Related News

Home » Business » Energy

Oil holds near US$40 as investors eye US stimulus and bank plans

OIL prices hovered near US$40 a barrel yesterday as investors weighed hopes for a massive stimulus package and a bank rescue plan in the US against soaring unemployment and falling demand for crude.

Light, sweet crude for March delivery rose 52 cents to US$40.69 a barrel by midafternoon in Europe on the New York Mercantile Exchange.

The contract fell US$1.00 on Friday to US$40.17 a barrel after the Labor Department said the US lost 598,000 jobs in January and the unemployment rate rose to 7.6 percent, the highest since 1992.

For all of 2008, the economy lost a net total of 2.9 million jobs, according to revised figures, marking the biggest annual loss on record.

"Considering the staggering magnitude of the jobs data, oil held up quite well," said Victor Shum, an energy analyst at consultancy Purvin & Gertz in Singapore. "The downward momentum in oil pricing appears to have been broken as the US$40 level has proven to be a very strong support level."

Investors will be watching the huge US stimulus bill as it makes its way through the legislature this week. The US$827 billion rescue package for the economy will likely pass the Senate by Tuesday, though it will have to be reconciled with a slightly different version the House of Representatives approved earlier.

The Treasury Department delayed the unveiling of a new bailout framework for financial institutions from Yesterday to Tuesday to let the administration focus on the Senate legislation.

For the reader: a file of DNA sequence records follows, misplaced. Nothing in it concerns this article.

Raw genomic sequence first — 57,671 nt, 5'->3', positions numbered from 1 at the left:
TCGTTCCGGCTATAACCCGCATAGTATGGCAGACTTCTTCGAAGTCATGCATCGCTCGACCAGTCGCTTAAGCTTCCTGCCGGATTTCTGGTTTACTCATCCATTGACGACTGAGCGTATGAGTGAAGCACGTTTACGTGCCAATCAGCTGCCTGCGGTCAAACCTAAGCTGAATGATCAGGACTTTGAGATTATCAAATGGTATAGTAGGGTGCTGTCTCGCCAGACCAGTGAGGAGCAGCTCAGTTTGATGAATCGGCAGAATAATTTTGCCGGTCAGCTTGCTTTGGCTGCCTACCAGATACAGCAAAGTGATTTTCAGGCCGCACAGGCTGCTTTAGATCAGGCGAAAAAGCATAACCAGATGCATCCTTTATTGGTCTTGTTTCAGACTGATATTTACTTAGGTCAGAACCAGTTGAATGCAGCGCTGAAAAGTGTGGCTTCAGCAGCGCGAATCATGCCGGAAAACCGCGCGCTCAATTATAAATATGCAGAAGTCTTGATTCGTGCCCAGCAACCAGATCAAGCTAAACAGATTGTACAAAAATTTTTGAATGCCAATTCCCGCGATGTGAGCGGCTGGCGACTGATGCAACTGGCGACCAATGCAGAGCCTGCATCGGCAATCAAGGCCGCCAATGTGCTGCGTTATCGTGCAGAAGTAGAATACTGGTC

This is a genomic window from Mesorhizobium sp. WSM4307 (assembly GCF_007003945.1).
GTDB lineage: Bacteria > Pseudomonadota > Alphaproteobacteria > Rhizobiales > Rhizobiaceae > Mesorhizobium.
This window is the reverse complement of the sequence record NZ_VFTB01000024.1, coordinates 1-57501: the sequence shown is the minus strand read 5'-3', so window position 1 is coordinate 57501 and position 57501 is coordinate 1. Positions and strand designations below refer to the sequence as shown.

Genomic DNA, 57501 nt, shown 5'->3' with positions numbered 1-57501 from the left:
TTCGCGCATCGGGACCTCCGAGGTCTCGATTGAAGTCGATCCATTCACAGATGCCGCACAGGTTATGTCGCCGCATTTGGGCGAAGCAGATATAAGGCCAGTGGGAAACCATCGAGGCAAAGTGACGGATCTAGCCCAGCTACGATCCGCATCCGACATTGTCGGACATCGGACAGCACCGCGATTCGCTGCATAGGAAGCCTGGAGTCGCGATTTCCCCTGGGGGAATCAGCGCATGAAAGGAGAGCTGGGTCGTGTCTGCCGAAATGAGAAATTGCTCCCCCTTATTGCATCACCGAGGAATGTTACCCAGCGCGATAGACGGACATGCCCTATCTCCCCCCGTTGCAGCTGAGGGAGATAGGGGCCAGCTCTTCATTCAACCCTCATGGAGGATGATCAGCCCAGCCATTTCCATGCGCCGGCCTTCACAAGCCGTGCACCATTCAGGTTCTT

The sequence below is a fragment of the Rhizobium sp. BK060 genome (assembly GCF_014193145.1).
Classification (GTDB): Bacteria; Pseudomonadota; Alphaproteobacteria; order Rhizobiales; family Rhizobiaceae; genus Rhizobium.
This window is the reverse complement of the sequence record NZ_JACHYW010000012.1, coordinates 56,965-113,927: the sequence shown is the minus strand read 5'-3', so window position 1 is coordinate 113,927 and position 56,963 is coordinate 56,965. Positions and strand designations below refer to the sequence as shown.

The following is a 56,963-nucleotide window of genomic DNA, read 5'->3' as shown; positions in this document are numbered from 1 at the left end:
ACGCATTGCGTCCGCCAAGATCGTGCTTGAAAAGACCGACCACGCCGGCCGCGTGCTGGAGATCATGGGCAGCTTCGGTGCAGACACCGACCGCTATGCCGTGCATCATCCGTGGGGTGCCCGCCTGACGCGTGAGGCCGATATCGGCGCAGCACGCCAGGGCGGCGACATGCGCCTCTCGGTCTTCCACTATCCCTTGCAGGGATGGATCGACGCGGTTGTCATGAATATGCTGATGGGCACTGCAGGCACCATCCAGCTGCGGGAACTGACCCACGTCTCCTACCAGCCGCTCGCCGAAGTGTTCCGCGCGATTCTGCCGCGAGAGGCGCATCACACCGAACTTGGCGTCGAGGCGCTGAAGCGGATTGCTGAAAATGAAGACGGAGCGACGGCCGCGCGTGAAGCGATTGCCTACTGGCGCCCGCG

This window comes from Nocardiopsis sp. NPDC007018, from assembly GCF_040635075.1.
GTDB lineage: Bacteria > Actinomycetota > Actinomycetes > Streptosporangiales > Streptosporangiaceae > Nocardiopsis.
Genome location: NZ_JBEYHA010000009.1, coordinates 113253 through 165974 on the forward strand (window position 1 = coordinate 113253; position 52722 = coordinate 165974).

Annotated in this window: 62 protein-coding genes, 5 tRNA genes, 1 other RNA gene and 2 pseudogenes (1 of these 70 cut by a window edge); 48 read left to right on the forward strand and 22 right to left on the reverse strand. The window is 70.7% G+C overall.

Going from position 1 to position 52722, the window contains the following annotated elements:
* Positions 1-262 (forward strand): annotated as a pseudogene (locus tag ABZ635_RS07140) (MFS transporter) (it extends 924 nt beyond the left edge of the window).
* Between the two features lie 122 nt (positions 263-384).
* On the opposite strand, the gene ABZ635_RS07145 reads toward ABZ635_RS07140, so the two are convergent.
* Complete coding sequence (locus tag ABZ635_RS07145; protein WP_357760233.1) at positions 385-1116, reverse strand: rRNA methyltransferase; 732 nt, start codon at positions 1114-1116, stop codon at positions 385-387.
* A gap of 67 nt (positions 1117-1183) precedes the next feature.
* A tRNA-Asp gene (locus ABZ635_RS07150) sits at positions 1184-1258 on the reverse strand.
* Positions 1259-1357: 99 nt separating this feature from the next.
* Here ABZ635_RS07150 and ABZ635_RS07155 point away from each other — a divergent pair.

The department is considering steps to broaden the use of a new lending facility at the Federal Reserve, provide government guarantees to help banks deal with their troubled assets, and continue direct infusions of capital into banks in exchange for securities and tougher accountability rules.

So-called toxic assets - securities for which markets have dried up, making them impossible to value - have been weighing on banks' balance sheets, preventing them from lending to the wider economy and stifling economic recovery. Experts hope the Treasury's plan to manage these bad assets would brighten the outlook for the US, the world's largest oil consumer.

"The US stimulus plan and the bank rescue plan are supporting oil," Shum said.

Evidence that OPEC has followed through with output reductions has also helped keep oil above US$40. The Organization of Petroleum Exporting Countries has promised to cut 4.2 million barrels of its production since September.

"OPEC's compliance with production cuts has held up well, and they appear prepared to make further cuts if prices drop," Shum said.

Analysts at JBC Energy said recent OPEC statements "provided some bullish sentiment" and suggest "the group is prepared to cut further at its next meeting in March if necessary."

In other Nymex trading, gasoline futures were 1.23 cents higher at US$1.26 a gallon. Heating oil fell 0.70 cent to US$1.37 a gallon, while natural gas for March delivery dropped 6.5 cents to US$4.71 per 1,000 cubic feet.

In London, the March Brent contract rose 98 cents to US$47.19 on the ICE Futures exchange.


Copyright © 1999- Shanghai Daily. All rights reserved.Preferably viewed with Internet Explorer 8 or newer browsers.

沪公网安备 31010602000204号

Email this to your friend